Background: Although evidence supporting the advantages of multidisciplinary team-based chronic kidney disease (CKD) care is not well developed, many groups are advocating increased availability of this model.
Methods: The research design is a mailed survey sent to 523 members of the Canadian and Quebec Societies of Nephrology.
Results: After excluding 113 respondents who declared themselves to be ineligible, the response rate was 54%. Ninety-one percent of nephrologists reported that they usually or always use a CKD clinic. Decisions about when to perform CKD-related tasks were based mainly on an estimate of glomerular filtration rate, rather than time remaining before end-stage renal disease (ESRD). The ideal creatinine clearance for referral to a CKD clinic was 30 to 59 mL/min (0.50 to 0.98 mL/s), but the usual level was 20 to 29 mL/min (0.33 to 0.44 mL/s). The ideal time for referral was more than 12 months before ESRD. Renal replacement therapy discussions were initiated at a creatinine clearance of 20 to 29 mL/min (57%). Nephrologists supported promotion of home dialysis for suitable patients, but not mandating this. Nephrologists did not provide a blunt prognosis to patients who did not specifically ask. Late referral based on adequate time for ESRD preparation was reported to be 4 to 6 months (27%), 7 to 9 months (26%), or 10 to 12 months (30%). Thirty-eight percent said that optimal preparation takes 13 months or longer.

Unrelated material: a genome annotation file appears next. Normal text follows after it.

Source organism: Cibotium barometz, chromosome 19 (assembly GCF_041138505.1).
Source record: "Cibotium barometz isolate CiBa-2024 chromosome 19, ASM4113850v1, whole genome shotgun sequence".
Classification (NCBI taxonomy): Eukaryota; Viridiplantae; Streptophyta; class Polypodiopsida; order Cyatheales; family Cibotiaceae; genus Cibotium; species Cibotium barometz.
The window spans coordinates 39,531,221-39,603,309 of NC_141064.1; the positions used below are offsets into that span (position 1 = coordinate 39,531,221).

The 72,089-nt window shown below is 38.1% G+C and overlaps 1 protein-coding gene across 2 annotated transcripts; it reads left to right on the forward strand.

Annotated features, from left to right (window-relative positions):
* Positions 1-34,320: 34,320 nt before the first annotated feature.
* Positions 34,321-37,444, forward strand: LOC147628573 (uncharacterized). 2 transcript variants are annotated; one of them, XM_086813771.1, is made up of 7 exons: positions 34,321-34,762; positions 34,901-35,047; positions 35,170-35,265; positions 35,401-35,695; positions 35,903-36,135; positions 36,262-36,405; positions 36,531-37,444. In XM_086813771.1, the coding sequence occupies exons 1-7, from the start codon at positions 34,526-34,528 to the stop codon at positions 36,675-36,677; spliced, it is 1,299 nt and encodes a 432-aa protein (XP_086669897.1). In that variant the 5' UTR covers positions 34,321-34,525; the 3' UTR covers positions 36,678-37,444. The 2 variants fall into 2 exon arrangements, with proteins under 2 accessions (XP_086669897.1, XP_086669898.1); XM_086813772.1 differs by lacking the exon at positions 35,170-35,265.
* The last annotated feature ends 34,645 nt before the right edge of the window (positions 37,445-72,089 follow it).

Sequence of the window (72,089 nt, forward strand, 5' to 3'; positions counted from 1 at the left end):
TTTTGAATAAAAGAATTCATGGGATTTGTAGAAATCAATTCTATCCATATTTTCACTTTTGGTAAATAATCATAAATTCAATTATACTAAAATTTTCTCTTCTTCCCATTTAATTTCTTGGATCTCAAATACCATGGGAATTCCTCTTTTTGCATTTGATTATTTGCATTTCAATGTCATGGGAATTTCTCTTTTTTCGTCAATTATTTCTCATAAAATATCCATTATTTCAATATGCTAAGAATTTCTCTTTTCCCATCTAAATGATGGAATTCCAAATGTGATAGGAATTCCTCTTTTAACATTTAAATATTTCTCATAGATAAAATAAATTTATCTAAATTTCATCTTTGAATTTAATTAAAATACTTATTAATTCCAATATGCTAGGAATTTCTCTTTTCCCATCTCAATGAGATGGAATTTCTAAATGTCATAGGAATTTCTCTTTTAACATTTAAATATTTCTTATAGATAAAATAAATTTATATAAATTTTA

Conclusion: The literature's common definition of less than 3 months as a cutoff value between late and early referral is not endorsed. Given that multidisciplinary team-based care is widely available in Canada, this study might inform other jurisdictions about the merits and problems associated with multidisciplinary team-based care and might shape the agenda for future empirical research.